Myth #9: ADHD medication should be reserved only for severe cases.
Who made that rule? Who knows.
You might have heard ADHD called a spectrum condition. That is, it exhibits in varying degrees of severity. Therefore, on the face of it, Myth #9 is partly true: Some people with milder ADHD find little need for medication. Instead, they opt to implement targeted strategies. Even people with more severe ADHD symptoms deserve to know all their options.
That’s not the point in this myth-busting post. The point is: Who gets to decide when you’ve suffered enough to meet their criteria for deserving medication?
A Question of Deserving?
The public often dismisses anything but the most severely impairing cases of ADHD as not deserving medication. As if one must first prove worthiness—by failing in life. Amazingly, even among people affected by ADHD and benefiting from medication, there exists a certain self-centered myopia.
For example, you’ll see this sentiment expressed in the comments to any online article about ADHD:
Well, I know ADHD is real, because my child has it and has benefited greatly from medication.
But it simply cannot be that all these other children have ADHD and need medication. It’s way over-diagnosed, for sure, and over-medicated.
In other words, ADHD is real for me or my child. But for you or yours? Color me skeptical.
Physicians, Heal Thyselves
The public is further led astray by fringe physicians claiming ADHD expertise and making sensational claims about who “deserves” medication.
Sorry to say, these physicians’ expertise lies more in self-promotion than clinical acumen. They seldom bother to read the research. Even worse: They show not the slightest concern for the people they are harming.
Instead, they use reckless rhetoric in order to exploit a science-ignorant public, vulnerable parents, and “in denial” adults with ADHD. The Internet makes it oh-so-easy.
Consider this, from Dale Archer, MD (in “The High Price of a Quick, Quick Fix”):
“… I have come to understand that medication should only be a last resort, and even in those cases, people don’t need to be on these pills forever. But it has long been held that medication is oh so much easier in our pop-a-pill, immediate gratification culture.”
A last resort.
In other words, until you or your child is worn down to a nub, medication is off-limits.
As if medication is ever an easy fix. (Look for a post on that particular myth soon!) No prescribing physician who competently treats ADHD thinks of medication as an easy fix.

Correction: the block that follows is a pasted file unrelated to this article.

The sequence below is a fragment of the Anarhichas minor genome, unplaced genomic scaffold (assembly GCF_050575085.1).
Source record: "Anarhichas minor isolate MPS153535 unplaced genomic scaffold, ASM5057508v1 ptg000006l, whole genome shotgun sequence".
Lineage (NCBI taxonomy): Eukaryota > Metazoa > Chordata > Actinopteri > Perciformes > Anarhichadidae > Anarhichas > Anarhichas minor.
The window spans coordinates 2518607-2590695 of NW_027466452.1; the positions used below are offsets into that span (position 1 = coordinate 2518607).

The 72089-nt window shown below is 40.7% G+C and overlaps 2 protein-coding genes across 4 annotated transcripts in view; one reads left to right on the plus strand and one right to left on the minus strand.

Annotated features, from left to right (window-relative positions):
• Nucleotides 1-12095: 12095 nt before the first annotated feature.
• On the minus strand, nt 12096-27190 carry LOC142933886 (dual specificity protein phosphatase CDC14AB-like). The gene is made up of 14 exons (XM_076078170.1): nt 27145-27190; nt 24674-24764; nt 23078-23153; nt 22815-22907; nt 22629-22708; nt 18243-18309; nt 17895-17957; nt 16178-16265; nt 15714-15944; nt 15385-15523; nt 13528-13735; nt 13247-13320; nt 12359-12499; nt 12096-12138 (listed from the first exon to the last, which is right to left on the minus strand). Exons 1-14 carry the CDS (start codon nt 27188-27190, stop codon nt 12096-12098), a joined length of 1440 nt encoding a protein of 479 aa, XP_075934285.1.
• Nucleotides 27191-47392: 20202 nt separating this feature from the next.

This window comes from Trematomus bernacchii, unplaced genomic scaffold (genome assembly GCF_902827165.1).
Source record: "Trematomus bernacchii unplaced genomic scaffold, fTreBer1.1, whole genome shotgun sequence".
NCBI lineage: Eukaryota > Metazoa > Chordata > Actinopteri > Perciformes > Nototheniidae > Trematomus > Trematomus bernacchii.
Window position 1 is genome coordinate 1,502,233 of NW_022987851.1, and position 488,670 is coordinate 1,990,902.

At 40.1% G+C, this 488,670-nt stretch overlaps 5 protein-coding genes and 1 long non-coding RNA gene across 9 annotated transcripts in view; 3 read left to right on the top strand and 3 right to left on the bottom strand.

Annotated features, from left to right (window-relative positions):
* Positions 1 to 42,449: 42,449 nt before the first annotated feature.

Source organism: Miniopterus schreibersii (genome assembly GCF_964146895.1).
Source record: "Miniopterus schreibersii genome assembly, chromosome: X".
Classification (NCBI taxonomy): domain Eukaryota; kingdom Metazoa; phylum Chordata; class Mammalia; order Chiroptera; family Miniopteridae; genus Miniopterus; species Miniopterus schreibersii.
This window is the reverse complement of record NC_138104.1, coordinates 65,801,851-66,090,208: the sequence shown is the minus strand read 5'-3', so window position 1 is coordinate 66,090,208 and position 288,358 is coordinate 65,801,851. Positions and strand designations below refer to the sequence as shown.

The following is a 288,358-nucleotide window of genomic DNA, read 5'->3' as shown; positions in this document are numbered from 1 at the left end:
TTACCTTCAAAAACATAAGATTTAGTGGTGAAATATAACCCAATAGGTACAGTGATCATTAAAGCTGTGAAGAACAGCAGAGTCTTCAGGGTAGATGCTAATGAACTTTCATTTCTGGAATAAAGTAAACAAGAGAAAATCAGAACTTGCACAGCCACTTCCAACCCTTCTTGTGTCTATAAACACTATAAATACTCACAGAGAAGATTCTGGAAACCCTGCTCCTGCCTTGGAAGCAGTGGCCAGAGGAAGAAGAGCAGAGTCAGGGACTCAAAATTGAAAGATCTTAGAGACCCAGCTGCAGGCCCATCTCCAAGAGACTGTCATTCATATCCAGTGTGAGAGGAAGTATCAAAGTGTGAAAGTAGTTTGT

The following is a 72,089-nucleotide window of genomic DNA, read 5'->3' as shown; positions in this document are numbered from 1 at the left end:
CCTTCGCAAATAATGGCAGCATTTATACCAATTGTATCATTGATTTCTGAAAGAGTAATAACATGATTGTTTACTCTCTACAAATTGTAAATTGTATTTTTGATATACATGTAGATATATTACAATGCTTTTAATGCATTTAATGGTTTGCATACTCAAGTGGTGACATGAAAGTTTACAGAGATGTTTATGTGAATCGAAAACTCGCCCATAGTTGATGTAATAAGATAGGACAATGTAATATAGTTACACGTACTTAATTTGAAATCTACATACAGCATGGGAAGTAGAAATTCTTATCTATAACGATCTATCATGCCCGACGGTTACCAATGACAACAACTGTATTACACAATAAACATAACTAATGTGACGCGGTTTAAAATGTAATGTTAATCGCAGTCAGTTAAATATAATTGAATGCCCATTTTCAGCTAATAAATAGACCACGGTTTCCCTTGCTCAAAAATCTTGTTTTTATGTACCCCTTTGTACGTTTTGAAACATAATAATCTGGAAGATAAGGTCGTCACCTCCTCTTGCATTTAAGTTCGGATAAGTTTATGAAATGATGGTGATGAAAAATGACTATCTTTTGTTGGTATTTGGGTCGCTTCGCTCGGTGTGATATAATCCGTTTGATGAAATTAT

The ADHD Advantage?
(Or, Taking Advantage of People with ADHD?)
Archer is promoting a book called The ADHD Advantage.
It’s been endorsed by that heretofore unknown Southern California suburban therapist, Marilyn Wedge (of “French Kids Don’t Have ADHD” infamy). (My response: French Kids Don’t Have ADHD? Bien Sûr Que Si, Ils L’ont!).
Even worse, Additude magazine promotes a webinar by touting Archer as an “ADHD expert”.
It’s no wonder, then, that the public continues to harshly judge people who take ADHD medication—or who give medication to their children. They have been authorized to do so by MDs. No matter if the MD was board-certified in psychiatry eons ago and has no discernible expertise in ADHD. (The same is true for fringe neurologists, such as Richard Saul, of ADHD Does Not Exist—which made a big PR splash, thanks to publisher Rupert Murdoch’s largesse, but has since flopped.)
It must be said: Being an MD who allegedly has ADHD does not automatically make you an ADHD expert.
Actions have consequences. These online promoters risk millions of people never learning why they, or their loved ones, are continuously dogged by certain problems that feel out of their control. They risk millions of people never having the opportunity to choose to gain control, via medication. They prey on an American tendency to hold grudges over someone gaining a perceived advantage they do not enjoy.
Borrowing a metaphor from my blog series ADHD, Eyeglasses, and Stigma: We might compare it to how some of us need eyeglasses to keep from walking into walls, but others need eyeglasses only to see finer details. As in reading.
Here in this 21st Century, reading is important. Don’t you find it equally important to see finer details, such as the word stop on that big red sign or the words in a contract before you sign it?
Who are the Dale Archers and Richard Sauls of the world to limit your or your loved one’s options?
The misinformation created by these operators risks eroding ADHD public policy, including insurance coverage and medication. ADHD needs to be taken seriously, not treated like a giant pinata by opportunists.
Don’t Count On “Society” Being Logical
By the way, never assume that because millions of people suffer from a condition, society will act quickly to treat it.
Consider the discovery that eating citrus fruit prevented scurvy in British sailors. It took more than 100 years for officials to start implementing those measures. What’s worse, scurvy’s symptoms were known, obvious (pallor and abundant spots), and fatal.
Have times changed? Not enough, experts warn.
Medical Evidence to Clinical Care:
It Takes 20 Years, On Average
Medical evidence can take 20 years or more to trickle down to the clinical standard of care—that is, what you’ll find in the average physician’s office. That goes for everything from hypertension to ADHD.
It also took years for our society to accept the widespread occurrence of depression and anxiety, conditions commonly linked to serotonin, among other brain chemicals.
Now, society is slowly accepting that, in similar fashion, ADHD is linked to brain chemicals such as dopamine and norepinephrine.
We have a choice to make: embracing modern scientific discovery or languishing in old superstitions and misinformation that limits human potential.
I welcome your comments.